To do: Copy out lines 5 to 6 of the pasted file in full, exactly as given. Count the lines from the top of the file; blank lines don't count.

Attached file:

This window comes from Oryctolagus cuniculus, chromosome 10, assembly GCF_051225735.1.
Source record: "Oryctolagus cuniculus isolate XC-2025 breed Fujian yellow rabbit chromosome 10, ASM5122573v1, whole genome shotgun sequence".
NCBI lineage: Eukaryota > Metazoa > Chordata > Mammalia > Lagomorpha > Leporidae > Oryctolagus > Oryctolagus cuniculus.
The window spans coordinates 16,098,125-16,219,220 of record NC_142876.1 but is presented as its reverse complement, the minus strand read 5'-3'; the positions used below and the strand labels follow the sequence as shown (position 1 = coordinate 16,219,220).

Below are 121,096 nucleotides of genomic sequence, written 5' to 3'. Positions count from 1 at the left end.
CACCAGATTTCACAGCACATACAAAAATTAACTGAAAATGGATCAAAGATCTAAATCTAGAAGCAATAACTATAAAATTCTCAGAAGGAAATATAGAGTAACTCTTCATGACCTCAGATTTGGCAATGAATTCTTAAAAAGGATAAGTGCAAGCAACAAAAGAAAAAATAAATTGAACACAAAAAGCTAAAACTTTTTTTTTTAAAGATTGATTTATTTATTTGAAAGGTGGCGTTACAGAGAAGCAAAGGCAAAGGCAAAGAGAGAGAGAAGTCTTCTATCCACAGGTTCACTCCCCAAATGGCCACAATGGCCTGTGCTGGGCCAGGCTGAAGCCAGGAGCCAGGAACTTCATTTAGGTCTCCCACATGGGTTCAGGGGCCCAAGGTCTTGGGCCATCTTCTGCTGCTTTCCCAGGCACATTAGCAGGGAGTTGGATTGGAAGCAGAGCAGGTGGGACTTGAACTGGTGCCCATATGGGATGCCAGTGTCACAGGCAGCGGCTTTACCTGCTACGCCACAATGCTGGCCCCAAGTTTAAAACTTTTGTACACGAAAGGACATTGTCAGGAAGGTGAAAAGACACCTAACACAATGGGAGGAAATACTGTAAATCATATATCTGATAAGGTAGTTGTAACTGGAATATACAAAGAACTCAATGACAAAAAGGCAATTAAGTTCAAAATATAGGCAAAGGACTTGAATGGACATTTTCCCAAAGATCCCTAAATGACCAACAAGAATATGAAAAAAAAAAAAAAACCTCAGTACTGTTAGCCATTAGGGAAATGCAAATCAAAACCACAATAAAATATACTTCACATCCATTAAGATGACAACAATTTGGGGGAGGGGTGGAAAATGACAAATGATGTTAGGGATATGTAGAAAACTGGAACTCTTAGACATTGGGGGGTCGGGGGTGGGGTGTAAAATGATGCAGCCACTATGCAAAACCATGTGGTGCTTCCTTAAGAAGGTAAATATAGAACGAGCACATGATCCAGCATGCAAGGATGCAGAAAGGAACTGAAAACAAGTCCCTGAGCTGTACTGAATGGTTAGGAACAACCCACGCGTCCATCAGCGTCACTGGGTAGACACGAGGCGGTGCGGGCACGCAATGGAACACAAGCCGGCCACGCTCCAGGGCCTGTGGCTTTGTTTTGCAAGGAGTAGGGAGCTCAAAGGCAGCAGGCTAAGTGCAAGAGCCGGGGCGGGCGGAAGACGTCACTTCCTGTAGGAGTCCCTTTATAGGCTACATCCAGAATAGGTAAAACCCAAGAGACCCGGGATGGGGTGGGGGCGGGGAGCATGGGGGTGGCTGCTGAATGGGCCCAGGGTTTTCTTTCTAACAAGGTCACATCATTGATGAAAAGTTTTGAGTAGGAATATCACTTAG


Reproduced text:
Below are 121,096 nucleotides of genomic sequence, written 5' to 3'. Positions count from 1 at the left end.
CACCAGATTTCACAGCACATACAAAAATTAACTGAAAATGGATCAAAGATCTAAATCTAGAAGCAATAACTATAAAATTCTCAGAAGGAAATATAGAGTAACTCTTCATGACCTCAGATTTGGCAATGAATTCTTAAAAAGGATAAGTGCAAGCAACAAAAGAAAAAATAAATTGAACACAAAAAGCTAAAACTTTTTTTTTTAAAGATTGATTTATTTATTTGAAAGGTGGCGTTACAGAGAAGCAAAGGCAAAGGCAAAGAGAGAGAGAAGTCTTCTATCCACAGGTTCACTCCCCAAATGGCCACAATGGCCTGTGCTGGGCCAGGCTGAAGCCAGGAGCCAGGAACTTCATTTAGGTCTCCCACATGGGTTCAGGGGCCCAAGGTCTTGGGCCATCTTCTGCTGCTTTCCCAGGCACATTAGCAGGGAGTTGGATTGGAAGCAGAGCAGGTGGGACTTGAACTGGTGCCCATATGGGATGCCAGTGTCACAGGCAGCGGCTTTACCTGCTACGCCACAATGCTGGCCCCAAGTTTAAAACTTTTGTACACGAAAGGACATTGTCAGGAAGGTGAAAAGACACCTAACACAATGGGAGGAAATACTGTAAATCATATATCTGATAAGGTAGTTGTAACTGGAATATACAAAGAACTCAATGACAAAAAGGCAATTAAGTTCAAAATATAGGCAAAGGACTTGAATGGACATTTTCCCAAAGATCCCTAAATGACCAACAAGAATATGAAAAAAAAAAAAAAACCTCAGTACTGTTAGCCATTAGGGAAATGCAAATCAAAACCACAATAAAATATACTTCACATCCATTAAGATGACAACAATTTGGGGGAGGGGTGGAAAATGACAAATGATGTTAGGGATATGTAGAAAACTGGAACTCTTAGACATTGGGGGGTCGGGGGTGGGGTGTAAAATGATGCAGCCACTATGCAAAACCATGTGGTGCTTCCTTAAGAAGGTAAATATAGAACGAGCACATGATCCAGCATGCAAGGATGCAGAAAGGAACTGAAAACAAGTCCCTGAGCTGTACTGAATGGTTAGGAACAACCCACGCGTCCATCAGCGTCACTGGGTAGACACGAGGCGGTGCGGGCACGCAATGGAACACAAGCCGGCCACGCTCCAGGGCCTGTGGCTTTGTTTTGCAAGGAGTAGGGAGCTCAAAGGCAGCAGGCTAAGTGCAAGAGCCGGGGCGGGCGGAAGACGTCACTTCCTGTAGGAGTCCCTTTATAGGCTACATCCAGAATAGGTAAAACCCAAGAGACCCGGGATGGGGTGGGGGCGGGGAGCATGGGGGTGGCTGCTGAATGGGCCCAGGGTTTTCTTTCTAACAAGGTCACATCATTGATGAAAAGTTTTGAGTAGGAATATCACTTAG